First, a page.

Why 19th-century mathematicians were obsessed with coloring maps


Have you read Mark Twain’s Tom Sawyer Abroad? There’s this part where Tom says:

“Suppose there’s a brown calf and a big brown dog, and an artist is making a picture of them. What is the MAIN thing that artist has got to do? He has got to paint them so you can tell them apart the minute you look at them, hain’t he? Of course. Well, then, do you want him to go and paint BOTH of them brown? Certainly you don’t. He paints one of them blue, and then you can’t make no mistake. It’s just the same with the maps. That’s why they make every State a different color; it ain’t to deceive you, it’s to keep you from deceiving yourself.”

So, how many colors do you need to color a map in a way that no two adjacent regions have the same color?

The question may look deceptively simple, but when it was first raised in 1852, it became one of the most famous challenges in the history of mathematics. A famous British mathematician of the 19th century, Augustus De Morgan, wrote to a colleague that one of his students believed only four colors were needed to color any map. Not five. Not six. Not more. Only four.

“He says that if a figure be any how divided and the compartments differently colored so that figures with any portion of common boundary line are differently colored—four colors may be wanted but not more,” De Morgan wrote in his letter.

This map could be on a plane or a sphere – and it could be a map of the real world or any fictitious graph. In the four color theorem, two regions are called adjacent if they share a common boundary that is not a corner. And corners are the points shared by three or more regions. So, this theorem doesn’t require you to worry about divided states (like Michigan in the United States) because single points are not counted as borders.

Even then, the question remained: Was there any map which necessitated the fifth color despite fulfilling these conditions? The conundrum sent everybody from amateur number crunchers and professional mathematicians to astronomer Lewis Carroll and the Bishop of London on a quest to find the answer.

The cartographic community, meanwhile, couldn’t care less. At a time when the British had dominance over much of the world, mapmakers had bigger problems to worry about, like should all Brit-occupied regions have the same color?

So, the cartographers continued dipping their masterpieces in varied hues while mathematicians painted maps on doughnuts and horseshoes and played with patterned soccer balls and the great rhombicuboctahedron in their pursuit of the solution. In his book Four Colors Suffice, mathematician Robin Wilson even describes how a bridegroom spent his honeymoon coloring maps!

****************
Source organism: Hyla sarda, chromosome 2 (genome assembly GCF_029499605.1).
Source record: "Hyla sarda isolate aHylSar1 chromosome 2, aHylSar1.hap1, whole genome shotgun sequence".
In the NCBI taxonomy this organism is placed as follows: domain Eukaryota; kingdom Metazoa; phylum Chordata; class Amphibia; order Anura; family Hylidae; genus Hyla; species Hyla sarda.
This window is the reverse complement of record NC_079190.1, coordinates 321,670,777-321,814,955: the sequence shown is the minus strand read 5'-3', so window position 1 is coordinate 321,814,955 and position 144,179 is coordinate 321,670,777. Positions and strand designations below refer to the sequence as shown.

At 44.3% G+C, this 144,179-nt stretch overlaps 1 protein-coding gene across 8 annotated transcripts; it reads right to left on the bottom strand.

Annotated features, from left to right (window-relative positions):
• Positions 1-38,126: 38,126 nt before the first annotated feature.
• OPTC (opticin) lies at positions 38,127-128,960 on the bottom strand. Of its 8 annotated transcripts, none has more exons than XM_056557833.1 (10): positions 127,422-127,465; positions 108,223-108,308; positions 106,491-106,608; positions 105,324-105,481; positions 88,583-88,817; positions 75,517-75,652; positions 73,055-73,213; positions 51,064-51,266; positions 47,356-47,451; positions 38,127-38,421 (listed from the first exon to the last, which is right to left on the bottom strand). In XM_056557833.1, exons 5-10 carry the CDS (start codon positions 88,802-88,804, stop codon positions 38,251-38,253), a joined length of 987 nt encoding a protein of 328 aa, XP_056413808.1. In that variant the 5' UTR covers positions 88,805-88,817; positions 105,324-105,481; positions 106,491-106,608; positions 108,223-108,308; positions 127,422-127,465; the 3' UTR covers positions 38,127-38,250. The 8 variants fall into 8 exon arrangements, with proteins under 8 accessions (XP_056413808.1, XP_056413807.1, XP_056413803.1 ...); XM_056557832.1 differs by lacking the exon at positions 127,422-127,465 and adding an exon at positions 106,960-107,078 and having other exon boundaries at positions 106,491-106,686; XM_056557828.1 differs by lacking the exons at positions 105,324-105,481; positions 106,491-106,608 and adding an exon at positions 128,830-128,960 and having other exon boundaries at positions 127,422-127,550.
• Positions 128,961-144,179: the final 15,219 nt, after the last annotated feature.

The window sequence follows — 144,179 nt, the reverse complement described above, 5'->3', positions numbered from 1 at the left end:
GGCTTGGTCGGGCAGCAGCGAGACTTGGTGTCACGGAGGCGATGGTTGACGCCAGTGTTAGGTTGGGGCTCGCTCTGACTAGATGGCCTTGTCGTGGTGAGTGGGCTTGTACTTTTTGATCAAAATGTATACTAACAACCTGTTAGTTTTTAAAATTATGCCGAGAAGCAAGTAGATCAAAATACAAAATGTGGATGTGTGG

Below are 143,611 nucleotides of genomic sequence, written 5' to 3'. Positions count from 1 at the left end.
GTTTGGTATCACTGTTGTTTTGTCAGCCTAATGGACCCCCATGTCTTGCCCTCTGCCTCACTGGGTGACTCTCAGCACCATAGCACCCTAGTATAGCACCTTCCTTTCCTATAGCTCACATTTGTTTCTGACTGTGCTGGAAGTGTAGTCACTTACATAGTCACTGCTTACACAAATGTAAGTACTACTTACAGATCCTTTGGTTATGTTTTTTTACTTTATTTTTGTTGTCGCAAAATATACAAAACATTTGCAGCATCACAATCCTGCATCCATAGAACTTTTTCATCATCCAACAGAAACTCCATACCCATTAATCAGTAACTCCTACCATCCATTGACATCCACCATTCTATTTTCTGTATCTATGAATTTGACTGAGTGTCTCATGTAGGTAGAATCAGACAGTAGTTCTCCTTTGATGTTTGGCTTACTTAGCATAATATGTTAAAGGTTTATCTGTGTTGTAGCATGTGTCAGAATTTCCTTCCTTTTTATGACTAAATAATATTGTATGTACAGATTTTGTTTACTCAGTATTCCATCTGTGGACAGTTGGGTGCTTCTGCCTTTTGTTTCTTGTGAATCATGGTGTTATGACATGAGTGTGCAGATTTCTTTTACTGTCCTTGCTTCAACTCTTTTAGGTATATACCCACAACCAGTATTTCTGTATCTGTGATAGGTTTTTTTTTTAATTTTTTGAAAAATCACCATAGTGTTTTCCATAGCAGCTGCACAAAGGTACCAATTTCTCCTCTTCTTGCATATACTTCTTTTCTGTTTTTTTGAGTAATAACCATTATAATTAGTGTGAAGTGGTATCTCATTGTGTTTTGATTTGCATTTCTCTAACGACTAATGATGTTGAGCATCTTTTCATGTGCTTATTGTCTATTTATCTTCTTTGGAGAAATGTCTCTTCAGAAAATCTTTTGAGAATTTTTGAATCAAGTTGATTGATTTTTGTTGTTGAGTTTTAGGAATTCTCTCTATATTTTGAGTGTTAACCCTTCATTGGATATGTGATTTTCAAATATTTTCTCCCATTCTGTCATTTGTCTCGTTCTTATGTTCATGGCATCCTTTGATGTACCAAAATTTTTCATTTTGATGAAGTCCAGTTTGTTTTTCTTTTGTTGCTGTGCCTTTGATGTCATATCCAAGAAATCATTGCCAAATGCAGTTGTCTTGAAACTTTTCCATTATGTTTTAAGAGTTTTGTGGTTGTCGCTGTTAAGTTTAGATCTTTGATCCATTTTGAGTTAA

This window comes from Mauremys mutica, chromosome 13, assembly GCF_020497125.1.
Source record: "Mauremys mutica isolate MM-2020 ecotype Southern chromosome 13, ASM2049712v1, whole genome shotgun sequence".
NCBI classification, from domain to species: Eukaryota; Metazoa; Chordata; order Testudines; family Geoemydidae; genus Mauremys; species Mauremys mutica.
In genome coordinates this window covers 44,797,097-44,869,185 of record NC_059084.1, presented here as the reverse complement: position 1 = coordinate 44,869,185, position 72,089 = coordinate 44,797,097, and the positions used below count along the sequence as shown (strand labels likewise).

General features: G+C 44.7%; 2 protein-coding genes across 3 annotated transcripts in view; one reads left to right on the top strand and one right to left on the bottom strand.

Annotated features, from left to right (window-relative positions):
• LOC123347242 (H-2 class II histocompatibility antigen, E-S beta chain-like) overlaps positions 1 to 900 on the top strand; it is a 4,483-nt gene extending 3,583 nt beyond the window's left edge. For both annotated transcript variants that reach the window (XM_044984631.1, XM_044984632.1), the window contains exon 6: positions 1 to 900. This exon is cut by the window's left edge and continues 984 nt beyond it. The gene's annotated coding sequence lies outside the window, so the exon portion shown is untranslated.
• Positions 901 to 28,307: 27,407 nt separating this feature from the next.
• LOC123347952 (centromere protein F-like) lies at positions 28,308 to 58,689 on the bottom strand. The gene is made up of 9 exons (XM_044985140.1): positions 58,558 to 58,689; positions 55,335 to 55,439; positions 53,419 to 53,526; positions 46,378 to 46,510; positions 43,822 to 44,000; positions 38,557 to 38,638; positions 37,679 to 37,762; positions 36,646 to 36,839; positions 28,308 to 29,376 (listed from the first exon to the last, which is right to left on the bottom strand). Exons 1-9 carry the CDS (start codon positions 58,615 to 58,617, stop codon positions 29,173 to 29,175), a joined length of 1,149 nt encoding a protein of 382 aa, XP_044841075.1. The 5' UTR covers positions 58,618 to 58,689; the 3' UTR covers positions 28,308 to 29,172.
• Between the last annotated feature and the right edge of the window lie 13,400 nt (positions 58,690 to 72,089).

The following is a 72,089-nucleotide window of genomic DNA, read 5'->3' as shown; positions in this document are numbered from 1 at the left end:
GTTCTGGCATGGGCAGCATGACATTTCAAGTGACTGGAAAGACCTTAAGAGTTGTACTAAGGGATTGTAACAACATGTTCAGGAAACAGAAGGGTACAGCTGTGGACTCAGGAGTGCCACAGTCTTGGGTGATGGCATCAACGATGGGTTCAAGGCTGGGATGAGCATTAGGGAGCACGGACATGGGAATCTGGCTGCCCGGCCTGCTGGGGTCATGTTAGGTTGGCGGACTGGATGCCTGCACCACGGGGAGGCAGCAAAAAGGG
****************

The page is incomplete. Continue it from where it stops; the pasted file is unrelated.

For years, the problem baffled the greatest of mathematicians as they worked on the ‘proofs’ of the concept. In 1879, a proof by Alfred Kempe was published in the American Journal of Mathematics and everybody thought that was that. Until 1890, when another mathematician, Percy John Heawood, demolished it. Wilson writes about Kempe’s proof in his book, “It was incorrect, but it was a very good incorrect proof. Not only did it convince Victorian mathematicians for eleven years, but most of the ideas it contained were sound and would form the basis for later assaults on the problem, including the one that was ultimately to prove successful.”

The one that ultimately proved successful came countless colored maps and 125 years later. In 1976, two mathematicians from the University of Illinois, Kenneth Appel and Wolfgang Haken, proved the theorem by basically by showing all possible kinds of graphs that could be contained in a map (more than 1,900) and then coloring them successfully with just four colors.

Naturally, it was too tedious a task to have been accomplished by just two humans. The four color map theorem went down in history as the first math problem to be solved with the help of a computer, using no less 1,200 hours in supercomputer time. Of course, now we use computers for math problems, but at that time the academic community wasn’t too thrilled to see this controversial method in use.

“Many mathematicians and philosophers claimed that the proof was not legitimate,” the University of Cambridge recounts. “Some said that proofs should only be ‘proved’ by people, not machines, while others, of a more practical mind questioned the reliability of both the algorithms and the ability of the machines to carry them out without error.”

Whatever the opinions expressed, the four color map theorem is not only important for being one of the most perplexing math problems of all times, but also because it has practical real-world applications. Take cell towers, for example. The principle that governs the theorem also stipulates that if you use four different sets of frequencies, no two adjacent towers will need to use the same frequencies.

If you want to learn more about the four color theorem, watch this fantastic video by Numberphile below: